A festivalgoer could attend the biannual LEAF simply to take in an array of musical acts, drink a few beers and check out the art and craft on display around the grounds, but there’s plenty of opportunity to delve deeper. Aside from rich offerings of healing arts, spoken word, dance and community-building, each festival is produced around a thought-provoking theme. For the spring 2019 iteration — held Thursday-Sunday, May 9-12, at Camp Rockmont in Black Mountain — it’s Breaking Ground.
Although she wasn’t previously aware of the theme, upon hearing the phrase, headliner India.Arie immediately resonated with it. “Anytime I make an album, I’ve lived a lot of life up to that point, and then I’m breaking ground, I’m … building this thing,” she says. “I’ve lived through a lot of transformations — I look different to people at different times. My skin color looks different to people, I lose and gain weight. I feel like I’m always shape-shifting because my internal life is transforming all the time. I feel like I’m always breaking ground on something new.”
But, India.Arie adds, “Asheville is one of my favorite cities, so I can see why [LEAF] would speak to me that way.”
She relates to this locale because of its natural beauty “and the type of people it attracts,” she says. “The way that the shows always feel … wanting to connect with each other and art. All that stuff is what I love, but it’s not what I always get to be around. So when I go to Asheville I feel like, ‘These are my people.’”
India.Arie is currently based in Nashville, which seems a world apart from her previous home bases in New York and Atlanta. Those two cities are both aligned, for different reasons, with the musician’s soulful sound. But, perhaps surprisingly, it’s Nashville where she has recorded most of her records, including Worthy, released last year.
Afropunk called the raw, emotive and ultimately hopeful collection “a culmination of more than two decades in the music industry and a self-emancipation from denying her truth a voice,” and India.Arie says the description is accurate. “It’s one of the themes of my life,” she says. “My life is a journey where I’ve internally done the work to increasingly become more self-expressed.”
As a teenager, she says, she was always the one doing her own thing. But when she entered the music industry, forces of marketing, branding and media caused her to second-guess herself. Worthy speaks to the process of gaining herself back and “the emancipation from letting anyone else put their truth on you.”
At LEAF, India.Arie hopes to perform a traditional set, including those new songs, as well as what she calls a “Songversation.” The title is both the name of her sixth album and a “guided meditation, sound-bath type thing … so it’s less of a performance and more of a being together, with music.”
Other sonic offerings at spring LEAF include soul, jazz and R&B alchemizers the Delvon Lamarr Organ Trio; singer-songwriter and multi-instrumentalist sisters Larkin Poe; husband-and-wife soul-folk duo The War and Treaty; swamptronica project Dirtwire; and classical-meets-hip-hop outfit Black Violin, among many more.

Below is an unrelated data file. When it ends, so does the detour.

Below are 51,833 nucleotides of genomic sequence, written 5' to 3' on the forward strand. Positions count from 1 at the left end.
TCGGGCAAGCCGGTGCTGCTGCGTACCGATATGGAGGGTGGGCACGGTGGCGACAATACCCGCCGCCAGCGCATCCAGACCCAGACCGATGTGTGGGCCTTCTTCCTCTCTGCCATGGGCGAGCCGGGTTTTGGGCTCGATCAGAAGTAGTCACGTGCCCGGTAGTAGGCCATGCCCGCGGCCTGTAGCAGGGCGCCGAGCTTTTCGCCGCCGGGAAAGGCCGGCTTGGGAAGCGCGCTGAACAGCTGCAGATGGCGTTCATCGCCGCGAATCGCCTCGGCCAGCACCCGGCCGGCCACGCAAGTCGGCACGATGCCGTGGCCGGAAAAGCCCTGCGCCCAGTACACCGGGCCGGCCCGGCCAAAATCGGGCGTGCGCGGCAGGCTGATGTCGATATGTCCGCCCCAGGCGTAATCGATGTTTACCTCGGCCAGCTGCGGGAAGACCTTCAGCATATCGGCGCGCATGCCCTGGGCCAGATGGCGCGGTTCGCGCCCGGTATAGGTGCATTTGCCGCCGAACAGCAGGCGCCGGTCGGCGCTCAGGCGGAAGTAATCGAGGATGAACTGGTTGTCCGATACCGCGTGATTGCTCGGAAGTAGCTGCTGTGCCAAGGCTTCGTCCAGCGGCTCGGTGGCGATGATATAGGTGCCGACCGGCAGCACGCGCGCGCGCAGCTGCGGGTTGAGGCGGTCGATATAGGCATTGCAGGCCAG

Beyond bands, look for Unifire Theatre to spin, dance with and eat flames; Imagine Circus to showcase acrobatics, flow arts and aerial dance; and Ka Amorastreya to bring healing and performance art to the Lake Eden grounds.
Dancers can find their groove at a number of contra, technocontra, salsa, zydeco and ecstatic dance sets. And the annual spring LEAF events Southern Fried Poetry Slam and NewSong presents: LEAF Singer-Songwriter Competition return to Eden Hall and The Barn, respectively.
It’s likely India.Arie — who says she looks forward to spending time at the festival — takes inspiration from such a wide array of creative influences. “Songs come out of everyday life,” she says. “I let the songs take me where they want to go. Different producers, different cities I want to record in, different instruments I want to try. … Songversations was recorded in Istanbul. … I don’t ever know where they’re going to take me.”
The musician got her start in Atlanta, where she cut her teeth in the 1990s as artists such as Usher, TLC and Babyface were coming up. Before she signed with a major label, “There were about 20 of us who created our own alternative scene to that scene,” India.Arie says. That group played their own club and produced their own albums. Her mother made her stage outfits then — and does to this day. Those formative years “helped me to polish myself and know what I wanted,” she says.
These days, one place where India.Arie is happiest is in her home studio, where she learned to engineer her own vocals. “Being in the studio alone while singing helps me to try different things [and] it helps with the writing,” she says. “I’m naturally an introvert — I especially love to be alone when I’m creating. … The songs get more refined in that process.”
WHAT: LEAF Festival, theleaf.org
WHERE: Camp Rockmont, 375 Lake Eden Road, Black Mountain
WHEN: Thursday-Sunday, May 9-12. Tickets are available online through Thursday, May 8, or until they sell out. Weekend-plus tickets (includes Thursday) for LEAF members only are $227 adults/$201 youths ages 10-17; weekend tickets (Friday-Sunday with camping) $190/$159; community tickets (Friday-Sunday, no overnight stays) $127/$111; Friday or Sunday day tickets $58/$47; Saturday day tickets $69/$63; parking is $10 per vehicle